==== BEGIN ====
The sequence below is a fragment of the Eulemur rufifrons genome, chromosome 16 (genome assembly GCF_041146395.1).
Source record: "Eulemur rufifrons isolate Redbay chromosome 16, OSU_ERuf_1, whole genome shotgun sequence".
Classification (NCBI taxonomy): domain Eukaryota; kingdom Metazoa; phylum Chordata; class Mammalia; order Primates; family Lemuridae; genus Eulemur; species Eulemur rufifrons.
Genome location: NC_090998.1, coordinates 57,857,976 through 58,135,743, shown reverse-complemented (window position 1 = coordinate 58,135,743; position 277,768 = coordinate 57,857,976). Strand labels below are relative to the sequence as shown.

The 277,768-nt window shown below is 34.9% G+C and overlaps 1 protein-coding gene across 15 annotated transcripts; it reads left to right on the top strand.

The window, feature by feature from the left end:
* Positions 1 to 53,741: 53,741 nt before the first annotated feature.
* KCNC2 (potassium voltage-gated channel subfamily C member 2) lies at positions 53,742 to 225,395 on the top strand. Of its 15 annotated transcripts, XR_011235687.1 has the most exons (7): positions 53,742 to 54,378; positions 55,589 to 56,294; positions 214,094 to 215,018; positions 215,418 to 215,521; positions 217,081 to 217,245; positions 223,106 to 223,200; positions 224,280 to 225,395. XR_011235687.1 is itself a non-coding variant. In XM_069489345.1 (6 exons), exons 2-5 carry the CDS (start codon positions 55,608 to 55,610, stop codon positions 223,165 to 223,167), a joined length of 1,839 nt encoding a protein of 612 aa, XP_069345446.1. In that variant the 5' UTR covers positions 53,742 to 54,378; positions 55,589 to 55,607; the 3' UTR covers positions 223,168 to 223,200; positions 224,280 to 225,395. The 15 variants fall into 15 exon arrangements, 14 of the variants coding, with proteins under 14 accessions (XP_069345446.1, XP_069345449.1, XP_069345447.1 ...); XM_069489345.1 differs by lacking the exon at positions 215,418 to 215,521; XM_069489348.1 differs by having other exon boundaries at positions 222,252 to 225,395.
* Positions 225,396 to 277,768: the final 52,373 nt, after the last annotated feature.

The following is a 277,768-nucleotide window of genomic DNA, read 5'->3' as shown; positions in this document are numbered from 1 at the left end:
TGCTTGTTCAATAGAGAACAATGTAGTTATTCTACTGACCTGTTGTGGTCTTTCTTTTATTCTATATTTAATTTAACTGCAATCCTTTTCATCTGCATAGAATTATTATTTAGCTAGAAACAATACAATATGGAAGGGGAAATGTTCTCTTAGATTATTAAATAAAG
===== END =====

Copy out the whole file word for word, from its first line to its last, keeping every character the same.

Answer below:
The sequence below is a fragment of the Eulemur rufifrons genome, chromosome 16 (genome assembly GCF_041146395.1).
Source record: "Eulemur rufifrons isolate Redbay chromosome 16, OSU_ERuf_1, whole genome shotgun sequence".
Classification (NCBI taxonomy): domain Eukaryota; kingdom Metazoa; phylum Chordata; class Mammalia; order Primates; family Lemuridae; genus Eulemur; species Eulemur rufifrons.
Genome location: NC_090998.1, coordinates 57,857,976 through 58,135,743, shown reverse-complemented (window position 1 = coordinate 58,135,743; position 277,768 = coordinate 57,857,976). Strand labels below are relative to the sequence as shown.

The 277,768-nt window shown below is 34.9% G+C and overlaps 1 protein-coding gene across 15 annotated transcripts; it reads left to right on the top strand.

The window, feature by feature from the left end:
* Positions 1 to 53,741: 53,741 nt before the first annotated feature.
* KCNC2 (potassium voltage-gated channel subfamily C member 2) lies at positions 53,742 to 225,395 on the top strand. Of its 15 annotated transcripts, XR_011235687.1 has the most exons (7): positions 53,742 to 54,378; positions 55,589 to 56,294; positions 214,094 to 215,018; positions 215,418 to 215,521; positions 217,081 to 217,245; positions 223,106 to 223,200; positions 224,280 to 225,395. XR_011235687.1 is itself a non-coding variant. In XM_069489345.1 (6 exons), exons 2-5 carry the CDS (start codon positions 55,608 to 55,610, stop codon positions 223,165 to 223,167), a joined length of 1,839 nt encoding a protein of 612 aa, XP_069345446.1. In that variant the 5' UTR covers positions 53,742 to 54,378; positions 55,589 to 55,607; the 3' UTR covers positions 223,168 to 223,200; positions 224,280 to 225,395. The 15 variants fall into 15 exon arrangements, 14 of the variants coding, with proteins under 14 accessions (XP_069345446.1, XP_069345449.1, XP_069345447.1 ...); XM_069489345.1 differs by lacking the exon at positions 215,418 to 215,521; XM_069489348.1 differs by having other exon boundaries at positions 222,252 to 225,395.
* Positions 225,396 to 277,768: the final 52,373 nt, after the last annotated feature.

The following is a 277,768-nucleotide window of genomic DNA, read 5'->3' as shown; positions in this document are numbered from 1 at the left end:
TGCTTGTTCAATAGAGAACAATGTAGTTATTCTACTGACCTGTTGTGGTCTTTCTTTTATTCTATATTTAATTTAACTGCAATCCTTTTCATCTGCATAGAATTATTATTTAGCTAGAAACAATACAATATGGAAGGGGAAATGTTCTCTTAGATTATTAAATAAAG